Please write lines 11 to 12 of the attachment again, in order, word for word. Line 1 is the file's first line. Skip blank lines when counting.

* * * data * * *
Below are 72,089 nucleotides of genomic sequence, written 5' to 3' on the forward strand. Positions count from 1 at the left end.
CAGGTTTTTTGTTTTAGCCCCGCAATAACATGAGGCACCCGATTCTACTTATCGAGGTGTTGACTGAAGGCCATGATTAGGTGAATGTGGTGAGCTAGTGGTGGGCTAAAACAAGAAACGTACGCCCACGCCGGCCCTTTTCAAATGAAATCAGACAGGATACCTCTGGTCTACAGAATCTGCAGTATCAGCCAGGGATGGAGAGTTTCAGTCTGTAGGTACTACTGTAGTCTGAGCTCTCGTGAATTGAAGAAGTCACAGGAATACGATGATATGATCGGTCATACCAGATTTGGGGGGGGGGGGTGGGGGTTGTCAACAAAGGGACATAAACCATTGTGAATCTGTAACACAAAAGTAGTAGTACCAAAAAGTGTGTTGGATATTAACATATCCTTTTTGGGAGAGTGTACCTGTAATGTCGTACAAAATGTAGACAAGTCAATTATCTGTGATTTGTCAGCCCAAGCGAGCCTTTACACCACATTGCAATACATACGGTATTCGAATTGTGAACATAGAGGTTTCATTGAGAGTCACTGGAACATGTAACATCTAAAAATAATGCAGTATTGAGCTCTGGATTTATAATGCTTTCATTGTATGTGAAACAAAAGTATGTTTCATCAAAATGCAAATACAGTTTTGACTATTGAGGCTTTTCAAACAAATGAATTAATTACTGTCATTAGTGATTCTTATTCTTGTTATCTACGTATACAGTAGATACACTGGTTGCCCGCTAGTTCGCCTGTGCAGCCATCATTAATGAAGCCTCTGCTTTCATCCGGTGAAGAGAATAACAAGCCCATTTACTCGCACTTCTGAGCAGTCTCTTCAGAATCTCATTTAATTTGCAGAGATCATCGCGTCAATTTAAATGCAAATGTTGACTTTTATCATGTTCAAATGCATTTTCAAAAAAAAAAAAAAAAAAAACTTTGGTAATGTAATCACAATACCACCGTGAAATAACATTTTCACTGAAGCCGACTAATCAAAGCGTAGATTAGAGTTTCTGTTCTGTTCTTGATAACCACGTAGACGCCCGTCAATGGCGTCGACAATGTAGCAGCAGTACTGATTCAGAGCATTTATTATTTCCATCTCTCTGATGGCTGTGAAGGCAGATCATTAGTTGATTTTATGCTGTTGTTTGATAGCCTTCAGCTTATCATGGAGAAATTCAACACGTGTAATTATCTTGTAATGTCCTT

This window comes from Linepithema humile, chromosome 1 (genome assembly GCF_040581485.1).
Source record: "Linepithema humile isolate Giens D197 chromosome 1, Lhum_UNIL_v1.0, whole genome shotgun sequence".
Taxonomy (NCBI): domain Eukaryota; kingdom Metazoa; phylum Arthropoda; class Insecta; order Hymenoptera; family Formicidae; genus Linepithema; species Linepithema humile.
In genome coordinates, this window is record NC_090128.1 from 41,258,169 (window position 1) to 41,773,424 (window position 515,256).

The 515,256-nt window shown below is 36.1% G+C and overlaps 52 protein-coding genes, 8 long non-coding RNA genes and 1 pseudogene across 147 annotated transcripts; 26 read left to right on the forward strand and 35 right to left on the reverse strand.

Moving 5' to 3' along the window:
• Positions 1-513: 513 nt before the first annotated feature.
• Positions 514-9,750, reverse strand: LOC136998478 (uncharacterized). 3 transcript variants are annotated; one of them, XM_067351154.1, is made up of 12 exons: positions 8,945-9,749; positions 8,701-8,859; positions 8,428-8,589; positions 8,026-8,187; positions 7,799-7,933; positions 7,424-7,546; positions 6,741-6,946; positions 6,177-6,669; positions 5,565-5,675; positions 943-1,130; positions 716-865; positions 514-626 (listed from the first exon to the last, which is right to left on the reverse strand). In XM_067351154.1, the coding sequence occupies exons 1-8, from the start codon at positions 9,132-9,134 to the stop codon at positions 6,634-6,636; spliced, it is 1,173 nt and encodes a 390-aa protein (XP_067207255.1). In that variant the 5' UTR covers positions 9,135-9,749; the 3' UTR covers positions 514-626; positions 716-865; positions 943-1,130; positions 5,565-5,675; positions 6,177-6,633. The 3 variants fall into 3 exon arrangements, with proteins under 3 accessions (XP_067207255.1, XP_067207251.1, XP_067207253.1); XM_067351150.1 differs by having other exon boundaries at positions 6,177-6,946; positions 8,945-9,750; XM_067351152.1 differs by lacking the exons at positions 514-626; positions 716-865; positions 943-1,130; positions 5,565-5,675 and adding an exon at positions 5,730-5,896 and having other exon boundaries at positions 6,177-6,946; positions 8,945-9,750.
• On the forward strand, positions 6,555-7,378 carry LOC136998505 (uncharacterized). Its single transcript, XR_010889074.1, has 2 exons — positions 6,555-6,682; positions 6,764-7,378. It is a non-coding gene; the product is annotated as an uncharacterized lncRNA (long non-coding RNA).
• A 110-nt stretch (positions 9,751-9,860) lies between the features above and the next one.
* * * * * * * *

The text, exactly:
• On the forward strand, positions 6,555-7,378 carry LOC136998505 (uncharacterized). Its single transcript, XR_010889074.1, has 2 exons — positions 6,555-6,682; positions 6,764-7,378. It is a non-coding gene; the product is annotated as an uncharacterized lncRNA (long non-coding RNA).
• A 110-nt stretch (positions 9,751-9,860) lies between the features above and the next one.